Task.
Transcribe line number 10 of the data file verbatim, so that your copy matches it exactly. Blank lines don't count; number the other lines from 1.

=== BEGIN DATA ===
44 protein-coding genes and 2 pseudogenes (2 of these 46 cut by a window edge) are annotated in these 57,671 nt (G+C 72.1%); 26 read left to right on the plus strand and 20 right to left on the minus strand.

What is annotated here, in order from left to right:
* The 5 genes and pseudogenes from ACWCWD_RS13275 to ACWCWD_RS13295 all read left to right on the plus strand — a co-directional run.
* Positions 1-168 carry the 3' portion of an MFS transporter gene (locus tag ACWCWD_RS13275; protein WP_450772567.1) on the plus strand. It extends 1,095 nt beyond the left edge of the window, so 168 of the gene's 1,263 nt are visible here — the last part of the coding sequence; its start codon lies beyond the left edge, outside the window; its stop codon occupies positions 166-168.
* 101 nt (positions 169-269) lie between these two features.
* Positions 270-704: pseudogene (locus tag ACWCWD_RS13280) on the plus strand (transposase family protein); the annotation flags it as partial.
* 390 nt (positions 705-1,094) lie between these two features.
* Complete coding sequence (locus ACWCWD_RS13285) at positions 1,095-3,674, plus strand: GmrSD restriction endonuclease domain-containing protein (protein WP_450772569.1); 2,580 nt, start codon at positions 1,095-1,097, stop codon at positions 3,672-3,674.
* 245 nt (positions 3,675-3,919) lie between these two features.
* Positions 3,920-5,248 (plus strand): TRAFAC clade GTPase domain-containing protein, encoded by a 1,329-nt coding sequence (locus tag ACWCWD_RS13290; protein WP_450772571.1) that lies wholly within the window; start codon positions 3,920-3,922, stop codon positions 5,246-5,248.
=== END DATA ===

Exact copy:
* Positions 3,920-5,248 (plus strand): TRAFAC clade GTPase domain-containing protein, encoded by a 1,329-nt coding sequence (locus tag ACWCWD_RS13290; protein WP_450772571.1) that lies wholly within the window; start codon positions 3,920-3,922, stop codon positions 5,246-5,248.